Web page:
*Asian Unemployment numbers are not seasonally adjusted while the other three are – FRED didn’t have seasonally adjusted for Asians or I couldn’t find it.

How many jobs from 18-32?

The U.S. Bureau of Labor Statistics post People born in early 1980s held an average of 8.2 jobs from ages 18 through 32 (6/3/2020) includes the graph copied here. They note

Women with higher levels of education held more jobs than women with lower levels. Women with a bachelor’s degree held 8.8 jobs from ages 18 through 32, compared with 6.5 jobs for female high school dropouts. Men held a similar number of jobs regardless of their level of education.

People held an average of 4.5 jobs from ages 18 to 22. The average number of jobs dropped to 3.3 from ages 23 to 27, and then dropped more, to 2.3 jobs, from ages 28 to 32. The pattern of people holding fewer jobs as they aged was similar among women and men and across racial and ethnic groups and levels of education.

The chart data is available and there are links to the original survey.

What is our wet bulb temperature limit?

From the climate.gov article Brief periods of dangerous humid heat arrive decades early  by Alison Stevens (5/12/2020):

The paper authors used an index called “wet-bulb temperature” based on weather station temperature and humidity data. The reading, from a thermometer when covered in a wet cloth, is related to how muggy conditions feel. This map shows locations that experienced extreme heat and humidity levels briefly (hottest 0.1 percent of daily maximum wet-bulb temperatures) from 1979–2017. Darker colors show more severe combinations of heat and humidity. Some areas have already experienced conditions at or near humans’ survivability limit of 35°C (95°F).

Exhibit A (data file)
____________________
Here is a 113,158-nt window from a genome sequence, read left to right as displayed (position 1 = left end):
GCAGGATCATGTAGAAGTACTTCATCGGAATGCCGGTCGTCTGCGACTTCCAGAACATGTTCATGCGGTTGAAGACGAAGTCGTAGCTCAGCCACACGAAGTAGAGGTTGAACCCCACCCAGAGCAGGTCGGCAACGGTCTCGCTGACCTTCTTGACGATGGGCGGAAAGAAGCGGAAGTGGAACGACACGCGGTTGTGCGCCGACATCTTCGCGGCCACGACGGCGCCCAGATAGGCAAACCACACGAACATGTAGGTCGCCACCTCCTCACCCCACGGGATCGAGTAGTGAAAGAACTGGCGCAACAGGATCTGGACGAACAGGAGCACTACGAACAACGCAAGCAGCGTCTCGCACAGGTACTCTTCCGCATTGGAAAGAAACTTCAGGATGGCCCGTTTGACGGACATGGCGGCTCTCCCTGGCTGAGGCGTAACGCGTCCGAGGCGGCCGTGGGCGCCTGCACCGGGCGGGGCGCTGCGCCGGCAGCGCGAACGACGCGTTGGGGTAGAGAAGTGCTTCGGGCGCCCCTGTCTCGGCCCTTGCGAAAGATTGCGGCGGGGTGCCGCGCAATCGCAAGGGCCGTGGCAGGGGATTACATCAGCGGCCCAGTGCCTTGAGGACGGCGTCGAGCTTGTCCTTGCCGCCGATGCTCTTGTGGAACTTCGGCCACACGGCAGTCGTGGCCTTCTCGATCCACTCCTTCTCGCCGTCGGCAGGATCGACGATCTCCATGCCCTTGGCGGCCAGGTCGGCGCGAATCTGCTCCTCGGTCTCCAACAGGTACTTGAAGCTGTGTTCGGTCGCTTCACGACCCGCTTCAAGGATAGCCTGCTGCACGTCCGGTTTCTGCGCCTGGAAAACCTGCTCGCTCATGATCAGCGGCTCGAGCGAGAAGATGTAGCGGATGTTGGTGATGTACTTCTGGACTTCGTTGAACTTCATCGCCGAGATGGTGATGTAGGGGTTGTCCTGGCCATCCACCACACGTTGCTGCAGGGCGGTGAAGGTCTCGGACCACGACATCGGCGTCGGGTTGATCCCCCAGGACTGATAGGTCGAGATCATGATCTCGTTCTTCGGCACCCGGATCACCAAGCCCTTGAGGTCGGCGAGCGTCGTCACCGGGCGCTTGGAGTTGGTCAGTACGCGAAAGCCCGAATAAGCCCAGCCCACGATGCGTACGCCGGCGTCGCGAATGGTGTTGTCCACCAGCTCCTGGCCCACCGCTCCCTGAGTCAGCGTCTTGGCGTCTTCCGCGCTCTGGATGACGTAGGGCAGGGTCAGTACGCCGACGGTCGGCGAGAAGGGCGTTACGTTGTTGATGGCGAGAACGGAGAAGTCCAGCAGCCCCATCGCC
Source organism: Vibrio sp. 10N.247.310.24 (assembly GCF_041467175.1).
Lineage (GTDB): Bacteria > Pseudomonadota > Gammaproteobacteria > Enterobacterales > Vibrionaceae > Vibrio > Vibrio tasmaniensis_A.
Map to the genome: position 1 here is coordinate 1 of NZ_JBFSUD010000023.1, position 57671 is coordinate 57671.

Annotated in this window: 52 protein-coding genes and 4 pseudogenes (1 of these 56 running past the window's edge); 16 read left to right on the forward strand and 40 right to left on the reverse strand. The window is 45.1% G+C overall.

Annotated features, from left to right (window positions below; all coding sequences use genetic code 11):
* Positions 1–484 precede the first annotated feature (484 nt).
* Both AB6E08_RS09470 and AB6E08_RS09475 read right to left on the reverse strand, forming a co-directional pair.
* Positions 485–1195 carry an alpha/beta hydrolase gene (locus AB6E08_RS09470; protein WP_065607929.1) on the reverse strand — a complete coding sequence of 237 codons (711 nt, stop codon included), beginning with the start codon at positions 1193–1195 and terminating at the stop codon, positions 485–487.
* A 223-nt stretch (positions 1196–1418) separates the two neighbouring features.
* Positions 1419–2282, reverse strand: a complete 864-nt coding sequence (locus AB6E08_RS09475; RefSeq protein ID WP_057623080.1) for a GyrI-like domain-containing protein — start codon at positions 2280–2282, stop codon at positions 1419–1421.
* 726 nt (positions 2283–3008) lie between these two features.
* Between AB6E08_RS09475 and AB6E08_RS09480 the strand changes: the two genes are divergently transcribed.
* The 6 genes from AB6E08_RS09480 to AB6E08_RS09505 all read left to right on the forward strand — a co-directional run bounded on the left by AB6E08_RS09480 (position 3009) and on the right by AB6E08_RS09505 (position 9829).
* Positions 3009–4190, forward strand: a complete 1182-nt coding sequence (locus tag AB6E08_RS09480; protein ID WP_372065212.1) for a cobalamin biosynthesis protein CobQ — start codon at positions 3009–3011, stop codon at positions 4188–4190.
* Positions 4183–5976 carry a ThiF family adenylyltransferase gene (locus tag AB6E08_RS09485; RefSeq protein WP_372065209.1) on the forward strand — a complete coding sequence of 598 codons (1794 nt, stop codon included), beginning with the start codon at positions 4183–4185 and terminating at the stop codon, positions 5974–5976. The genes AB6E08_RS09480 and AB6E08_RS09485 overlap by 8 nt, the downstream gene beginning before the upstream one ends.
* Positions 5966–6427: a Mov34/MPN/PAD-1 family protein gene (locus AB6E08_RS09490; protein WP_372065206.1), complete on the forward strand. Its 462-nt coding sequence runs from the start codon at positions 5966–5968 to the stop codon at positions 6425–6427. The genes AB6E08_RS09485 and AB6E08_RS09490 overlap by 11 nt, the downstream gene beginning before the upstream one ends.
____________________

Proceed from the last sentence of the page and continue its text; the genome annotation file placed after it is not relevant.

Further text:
Who’s close to the 95°F?

The authors identified over 7,000 past occurrences of wet-bulb temperatures above 88°F (31°C), over 250 above 91°F (33°C) around the world, and two stations that reported multiple daily-maximum wet-bulb temperatures above 95°F. These extremes occurred for 1–2 hours in parts of coastal southwest North America, South Asia, and the coastal Middle East.

The southeastern United States, especially along the Gulf of Mexico, had multiple incidences of wet-bulb temperatures at or above 88°F; specifically, in east Texas, Louisiana, Mississippi, Alabama, the Florida Panhandle, Arkansas, and North Carolina. Parts of India, Pakistan, northwestern Australia, the coast of the Red Sea, and areas along the Gulf of California in Mexico saw even higher extremes.

The article links to the original paper.

Do we use more coal or renewable energy?

The EIA article U.S. renewable energy consumption surpasses coal for the first time in over 130 years by Mickey Francis (5/28/2020) has the data.

In 2019, U.S. annual energy consumption from renewable sources exceeded coal consumption for the first time since before 1885, according to the U.S. Energy Information Administration’s (EIA) Monthly Energy Review. This outcome mainly reflects the continued decline in the amount of coal used for electricity generation over the past decade as well as growth in renewable energy, mostly from wind and solar. Compared with 2018, coal consumption in the United States decreased nearly 15%, and total renewable energy consumption grew by 1%.